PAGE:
When is a project too small for the formality & structure of project management?

By: Peter LePiane

The struggle is age-old. The project manager is pre-programmed to establish clear goals, scope and deliverables for the project. The client typically just wants the deliverables delivered as soon as possible with minimal overhead and unnecessary formality. Especially if the project is small. After all, why introduce time and effort when it is not required?

Should small projects be exempt from the typical project management rigors of medium and large projects?

For the sake of this article, we will define a small project as less than 10 people (including the Project Sponsor, Project Manager, Subject Matter Experts, Business Analysts and Solution Developers) with a budget less than $1,000,000.

Perhaps there should be a relationship between the total project effort in person-hours and the effort that should be expended for project formality and adherence to methodology. If only it were that simple. Small does not necessarily translate into straightforward. One would assume that if any organization would recommend a prescriptive approach to project management for all projects, it would be the PMI. Surprisingly, the Introduction of the PMBOK states: “Good practice does not mean that the knowledge described should always be applied uniformly on all projects; the project management team is responsible for determining what is appropriate for any given project”.

So what is the project management prescription for a small project sponsored by someone who just wants to see project deliverables? The answer is what I’ll call “right-sized” formality and is really no different than what the Introduction of the PMBOK is alluding to.

Set Your Boundaries

As project managers, we have all developed go-to tools, techniques and templates. For all of us, there is undoubtedly a level of project management formality that we are comfortable with. If our formality line of comfort is crossed, we start to get nervous and feel like the project is loaded with risk. The best way to avoid conflict with a client over the level of formality to be applied to a project is to communicate your minimum level of formality up front as clearly as possible. Know what project rigor you feel comfortable omitting and, more importantly, don’t feel comfortable omitting so that you can set the ground rules for your project early with your client.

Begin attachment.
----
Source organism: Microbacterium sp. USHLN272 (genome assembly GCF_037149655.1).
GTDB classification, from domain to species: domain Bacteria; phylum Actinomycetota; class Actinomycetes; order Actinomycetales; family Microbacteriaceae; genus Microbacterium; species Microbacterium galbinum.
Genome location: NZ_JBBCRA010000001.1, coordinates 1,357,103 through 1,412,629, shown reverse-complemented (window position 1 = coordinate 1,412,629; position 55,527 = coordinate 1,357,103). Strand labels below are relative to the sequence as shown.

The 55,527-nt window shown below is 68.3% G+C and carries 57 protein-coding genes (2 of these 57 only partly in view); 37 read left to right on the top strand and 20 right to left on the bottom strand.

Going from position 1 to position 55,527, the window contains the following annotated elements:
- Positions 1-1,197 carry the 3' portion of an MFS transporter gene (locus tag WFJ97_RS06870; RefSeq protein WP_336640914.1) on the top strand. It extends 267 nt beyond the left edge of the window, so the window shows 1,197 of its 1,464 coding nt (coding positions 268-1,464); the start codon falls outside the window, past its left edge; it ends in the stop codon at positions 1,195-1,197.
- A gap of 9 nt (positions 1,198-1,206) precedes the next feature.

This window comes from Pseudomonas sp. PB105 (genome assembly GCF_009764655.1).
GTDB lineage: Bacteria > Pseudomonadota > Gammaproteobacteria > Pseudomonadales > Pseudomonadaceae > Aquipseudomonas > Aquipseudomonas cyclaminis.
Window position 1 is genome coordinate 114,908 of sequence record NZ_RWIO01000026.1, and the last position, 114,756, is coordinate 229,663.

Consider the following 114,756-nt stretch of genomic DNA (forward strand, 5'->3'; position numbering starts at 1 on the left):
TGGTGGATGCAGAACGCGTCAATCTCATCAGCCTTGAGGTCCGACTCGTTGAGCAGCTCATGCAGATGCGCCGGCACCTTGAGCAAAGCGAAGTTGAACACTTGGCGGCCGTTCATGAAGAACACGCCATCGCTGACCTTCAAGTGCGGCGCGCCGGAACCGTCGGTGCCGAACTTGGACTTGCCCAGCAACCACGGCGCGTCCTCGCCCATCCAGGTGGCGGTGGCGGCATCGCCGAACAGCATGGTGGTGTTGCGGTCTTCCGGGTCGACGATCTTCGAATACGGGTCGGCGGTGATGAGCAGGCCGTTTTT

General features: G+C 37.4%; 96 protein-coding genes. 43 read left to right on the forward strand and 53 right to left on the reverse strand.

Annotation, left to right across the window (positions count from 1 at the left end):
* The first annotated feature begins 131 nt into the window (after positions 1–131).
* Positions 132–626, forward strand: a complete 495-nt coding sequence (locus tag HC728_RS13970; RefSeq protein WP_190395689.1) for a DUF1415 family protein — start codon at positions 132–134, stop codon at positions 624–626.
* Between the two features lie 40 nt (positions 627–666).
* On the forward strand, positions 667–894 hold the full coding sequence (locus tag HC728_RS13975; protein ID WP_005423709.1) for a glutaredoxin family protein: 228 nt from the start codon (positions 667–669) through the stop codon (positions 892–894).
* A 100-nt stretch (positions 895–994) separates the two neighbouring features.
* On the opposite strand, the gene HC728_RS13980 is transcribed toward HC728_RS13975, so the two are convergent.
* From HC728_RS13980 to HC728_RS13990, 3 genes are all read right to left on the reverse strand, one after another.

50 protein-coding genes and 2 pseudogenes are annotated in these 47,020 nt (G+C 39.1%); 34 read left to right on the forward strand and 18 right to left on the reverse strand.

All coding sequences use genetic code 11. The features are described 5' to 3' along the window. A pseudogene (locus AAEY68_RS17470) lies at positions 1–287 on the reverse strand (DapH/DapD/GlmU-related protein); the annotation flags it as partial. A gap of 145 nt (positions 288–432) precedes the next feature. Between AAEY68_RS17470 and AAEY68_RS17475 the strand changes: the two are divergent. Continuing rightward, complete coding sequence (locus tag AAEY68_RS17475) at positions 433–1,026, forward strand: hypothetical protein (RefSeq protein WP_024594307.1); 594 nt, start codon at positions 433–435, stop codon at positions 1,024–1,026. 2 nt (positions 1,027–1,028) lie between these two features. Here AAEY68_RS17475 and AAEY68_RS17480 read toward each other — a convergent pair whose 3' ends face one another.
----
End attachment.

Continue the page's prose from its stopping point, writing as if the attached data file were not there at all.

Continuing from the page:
Understand Your Client

Once you know where your own boundaries are for project management formality, you must understand what your client’s boundaries are. If the client organization has experience with projects that used project management methodology and templates, you may be able to propose more formality. However, if your client has no experience with project management formality, you will likely have to start at your minimum level of formality and work up from that point.

Sell the Benefits

Armed with an understanding of your client’s exposure to and experience with project management, you can now negotiate and establish the process, templates and techniques of project management methodology to be applied with your client. Because you spent the time to carefully consider what your minimum level of formality is, you also would have conducted a simplified cost-benefit analysis of each piece of formality for yourself. It is this cost-benefit analysis that must be modified (based on the “Understand Your Client” step you would have conducted) and presented to your client so that they can understand the upside to what they may perceive as pure overhead. It is frequently part of our job as project managers to sell the benefits of the methodology, techniques and tools of the profession. This would be one of those times.

Don’t Be Afraid To Walk Away

Based on your experience as a project manager (some of it painful, no doubt) you know what has worked for you and what has not. You have a clear picture of what will yield project success. If after your best efforts to sell them, the client does not see the benefits and only sees costs, you should walk away if you can. There is nothing wrong with professionally stating to your client that you believe that you will not be able to deliver a project that will exceed their expectations. It’s much better to come to that understanding with a client before the project starts rather than once you have reached a point in the project where it might fail.

Small projects often seem like they should be simple projects. We proudly state statistics for our projects in our resumes and LinkedIn profiles like: “managed a team of 40 international developers” or “successfully delivered a $10M project to implement …”. These large numbers seem to carry with them the implication of complexity and challenge. We should be no less proud as project managers of the smaller projects that we successfully deliver. Although their “numbers” may be smaller, their complexities and challenges never are.